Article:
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Africa Speaks

Far too many Black Women are overweight
- Part I

Mar 11th, 2004, 8:14pm

It's quite obvious the majority of Black American and Caribbean women are obese or overweight. The majority of Black men have brainwashed us as people consistently saying they like fat ass women and if a woman is not fat then she would not get much attention ...Never mind the related long-term health affects of being overweight are heart decease, hypertension, diabetes, and the list goes on. We all know that "fatness" is not healthy, so WHY are so many Black women ignorant who don't like themselves? I mean, what is more important than caring for our own health? Ladies, you definitely got to take care of your body!!! Because if you don't love yourself, how in the world then can anyone love you?

Bantu Kelani.

Reply on: Mar 11th, 2004, 9:14pm

I think this comment is misguided. I think we need to think a lot more on our idea of fat and overweight and how / if it is linked to health. Where did this idea come from especially among the black community? Are we really thinking of the health risks or are we thinking of the aesthetically acceptable norms in a eurocentric society? I personally know people whom society would think of as fat, yet are light years healthier in mind, body and spirit than others who are at a more acceptable weight and size. Most of these so called healthy weight indicators do not take many things into account and are biased towards a Eurocentric view of size and beauty. Yes even the ones touted by 'black magazines' and publications. Take a look at any 'black magazine' and the images that are portrayed. They are still the light-skinned, thin as a stick models that certainly do not represent what most of our women look like. I would find it difficult to take health advice wholesale from a publication that has such a narrow view of health and aesthetic.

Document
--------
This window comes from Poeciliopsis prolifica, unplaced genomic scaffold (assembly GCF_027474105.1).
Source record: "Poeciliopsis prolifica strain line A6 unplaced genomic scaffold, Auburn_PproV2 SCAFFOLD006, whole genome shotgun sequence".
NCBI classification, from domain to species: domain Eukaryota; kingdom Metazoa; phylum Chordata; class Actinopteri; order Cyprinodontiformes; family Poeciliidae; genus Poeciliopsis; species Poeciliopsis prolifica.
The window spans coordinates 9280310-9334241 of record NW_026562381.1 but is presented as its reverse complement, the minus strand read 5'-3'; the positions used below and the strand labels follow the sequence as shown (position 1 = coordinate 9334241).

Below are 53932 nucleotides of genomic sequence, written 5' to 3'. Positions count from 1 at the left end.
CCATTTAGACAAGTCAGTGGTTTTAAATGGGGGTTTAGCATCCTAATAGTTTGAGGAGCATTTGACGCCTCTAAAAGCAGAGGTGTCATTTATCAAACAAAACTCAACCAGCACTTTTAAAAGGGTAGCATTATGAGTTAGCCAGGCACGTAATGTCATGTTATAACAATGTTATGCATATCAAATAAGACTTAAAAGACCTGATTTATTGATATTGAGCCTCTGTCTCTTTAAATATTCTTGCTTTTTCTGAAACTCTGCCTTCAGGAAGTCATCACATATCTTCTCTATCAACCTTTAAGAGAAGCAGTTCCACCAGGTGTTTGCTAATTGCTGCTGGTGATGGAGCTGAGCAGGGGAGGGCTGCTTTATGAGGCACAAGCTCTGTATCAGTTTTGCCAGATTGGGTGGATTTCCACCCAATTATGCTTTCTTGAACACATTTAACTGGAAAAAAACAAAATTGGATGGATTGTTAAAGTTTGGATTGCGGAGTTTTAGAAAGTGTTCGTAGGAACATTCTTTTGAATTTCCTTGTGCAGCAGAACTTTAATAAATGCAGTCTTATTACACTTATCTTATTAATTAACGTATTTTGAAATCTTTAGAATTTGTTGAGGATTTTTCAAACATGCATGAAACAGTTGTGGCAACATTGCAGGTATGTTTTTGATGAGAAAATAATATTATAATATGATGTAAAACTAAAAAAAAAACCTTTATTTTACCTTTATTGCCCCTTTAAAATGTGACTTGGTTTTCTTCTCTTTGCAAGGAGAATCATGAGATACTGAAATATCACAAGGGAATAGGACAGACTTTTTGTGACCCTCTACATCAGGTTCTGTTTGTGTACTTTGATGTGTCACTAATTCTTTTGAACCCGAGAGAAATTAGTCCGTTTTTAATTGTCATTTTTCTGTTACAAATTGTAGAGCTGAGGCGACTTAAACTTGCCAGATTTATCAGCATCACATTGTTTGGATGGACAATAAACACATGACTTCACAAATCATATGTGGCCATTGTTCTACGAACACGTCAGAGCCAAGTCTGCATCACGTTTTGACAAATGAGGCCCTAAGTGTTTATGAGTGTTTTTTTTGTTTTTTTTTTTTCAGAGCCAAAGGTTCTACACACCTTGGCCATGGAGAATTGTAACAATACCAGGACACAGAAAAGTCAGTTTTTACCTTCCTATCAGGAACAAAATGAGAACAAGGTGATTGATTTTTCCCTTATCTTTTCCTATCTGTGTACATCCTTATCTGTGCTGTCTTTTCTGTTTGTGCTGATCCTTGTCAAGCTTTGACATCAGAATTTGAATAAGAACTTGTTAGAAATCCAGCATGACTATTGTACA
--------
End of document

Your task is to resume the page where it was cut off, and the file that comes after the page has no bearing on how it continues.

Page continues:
It is more likely for people to assume a fat woman is 'unhealthy' or 'eats too much' than a skinny woman without even casually examining the eating habits of either one. Somehow we can always think of the 'dangers' associated with 'fat' yet we never think of osteoporosis, problems in childbirth, not getting enough nutrients to the body or the psychological ill health that these standards of acceptability inflict on us. I am sure if we did some more research we would see ways where a fuller size is much healthier for some, if not most women. We never take into account differences in metabolism, race, genes and indeed the person's own individual aesthetic preference! While there may be some that see some more weight on a female as attractive I think they are in the minority. By and large we are all pressured to be thinner and conform to a smaller size.

I think back on my own battle with considering my weight. At 5 ft and obsessed with being thinner like all my friends I remember reading a diet book that told me my ideal weight should be no more than 105 pounds… WHAT!!! To me that is the weight of a child! But according to all their fancy PhD doctors and dieticians, weight indicators and charts, calculations and figures, that was the healthiest weight for my height and age. Nowhere did they take into account my broad back and shoulders that made people think twice before messing with me; my strong arms that could lift the same weight as any man; my wide hips that would make childbirth easier or my strong thighs that made me stand steady. They didn't take into account my race, my gene pool, the build of my family, or my bone structure. I was reduced to mathematical equation:

5ft + 105 pounds=health, beauty and perfection.